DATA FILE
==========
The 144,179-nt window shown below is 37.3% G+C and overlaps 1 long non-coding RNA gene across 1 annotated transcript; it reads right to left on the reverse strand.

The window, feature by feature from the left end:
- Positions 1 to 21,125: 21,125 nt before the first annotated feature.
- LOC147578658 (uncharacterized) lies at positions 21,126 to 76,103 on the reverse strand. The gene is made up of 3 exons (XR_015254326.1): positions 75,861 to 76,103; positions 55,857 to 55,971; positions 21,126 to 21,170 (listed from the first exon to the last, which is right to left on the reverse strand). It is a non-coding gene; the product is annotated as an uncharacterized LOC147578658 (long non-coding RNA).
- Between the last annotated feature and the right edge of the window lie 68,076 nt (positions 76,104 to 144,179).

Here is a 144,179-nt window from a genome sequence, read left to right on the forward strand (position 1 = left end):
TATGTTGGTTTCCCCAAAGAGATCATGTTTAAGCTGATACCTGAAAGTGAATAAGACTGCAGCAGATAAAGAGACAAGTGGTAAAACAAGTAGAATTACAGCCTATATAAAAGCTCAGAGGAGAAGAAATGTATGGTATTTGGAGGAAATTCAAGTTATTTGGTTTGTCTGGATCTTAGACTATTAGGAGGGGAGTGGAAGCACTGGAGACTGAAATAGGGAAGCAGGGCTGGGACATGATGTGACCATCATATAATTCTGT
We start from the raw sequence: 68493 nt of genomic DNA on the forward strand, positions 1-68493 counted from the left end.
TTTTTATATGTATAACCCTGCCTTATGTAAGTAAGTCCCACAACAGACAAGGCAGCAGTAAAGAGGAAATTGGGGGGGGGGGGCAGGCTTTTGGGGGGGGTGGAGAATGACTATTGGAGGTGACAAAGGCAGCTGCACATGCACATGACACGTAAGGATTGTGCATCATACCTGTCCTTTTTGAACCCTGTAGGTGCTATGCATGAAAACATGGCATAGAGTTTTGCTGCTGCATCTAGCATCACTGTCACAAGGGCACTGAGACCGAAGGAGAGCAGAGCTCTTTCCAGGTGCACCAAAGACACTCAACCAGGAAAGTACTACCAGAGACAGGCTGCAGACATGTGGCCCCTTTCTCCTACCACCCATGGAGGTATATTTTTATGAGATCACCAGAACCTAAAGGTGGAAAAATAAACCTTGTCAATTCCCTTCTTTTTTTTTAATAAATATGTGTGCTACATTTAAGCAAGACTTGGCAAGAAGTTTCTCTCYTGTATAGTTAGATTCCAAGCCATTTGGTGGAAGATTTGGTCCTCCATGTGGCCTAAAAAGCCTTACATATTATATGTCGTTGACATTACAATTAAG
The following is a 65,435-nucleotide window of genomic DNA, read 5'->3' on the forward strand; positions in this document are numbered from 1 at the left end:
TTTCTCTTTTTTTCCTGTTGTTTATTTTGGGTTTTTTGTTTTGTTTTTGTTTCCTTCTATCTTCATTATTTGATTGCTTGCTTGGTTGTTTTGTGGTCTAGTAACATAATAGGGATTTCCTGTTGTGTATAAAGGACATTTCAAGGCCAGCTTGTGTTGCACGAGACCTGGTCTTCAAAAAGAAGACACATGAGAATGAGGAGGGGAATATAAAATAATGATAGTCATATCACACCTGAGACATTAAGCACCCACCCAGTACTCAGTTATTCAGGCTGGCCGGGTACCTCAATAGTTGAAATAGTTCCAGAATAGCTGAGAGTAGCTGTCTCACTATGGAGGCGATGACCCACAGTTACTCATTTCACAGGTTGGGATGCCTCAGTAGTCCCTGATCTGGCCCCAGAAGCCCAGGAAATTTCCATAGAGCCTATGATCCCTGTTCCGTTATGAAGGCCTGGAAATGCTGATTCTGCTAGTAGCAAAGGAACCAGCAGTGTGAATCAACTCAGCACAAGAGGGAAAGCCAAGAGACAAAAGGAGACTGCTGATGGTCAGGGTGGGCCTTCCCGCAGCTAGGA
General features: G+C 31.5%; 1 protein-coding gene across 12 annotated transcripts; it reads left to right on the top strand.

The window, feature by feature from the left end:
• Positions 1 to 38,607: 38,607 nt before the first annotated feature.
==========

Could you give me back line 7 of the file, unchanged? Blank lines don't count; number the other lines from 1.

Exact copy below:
TATGTTGGTTTCCCCAAAGAGATCATGTTTAAGCTGATACCTGAAAGTGAATAAGACTGCAGCAGATAAAGAGACAAGTGGTAAAACAAGTAGAATTACAGCCTATATAAAAGCTCAGAGGAGAAGAAATGTATGGTATTTGGAGGAAATTCAAGTTATTTGGTTTGTCTGGATCTTAGACTATTAGGAGGGGAGTGGAAGCACTGGAGACTGAAATAGGGAAGCAGGGCTGGGACATGATGTGACCATCATATAATTCTGT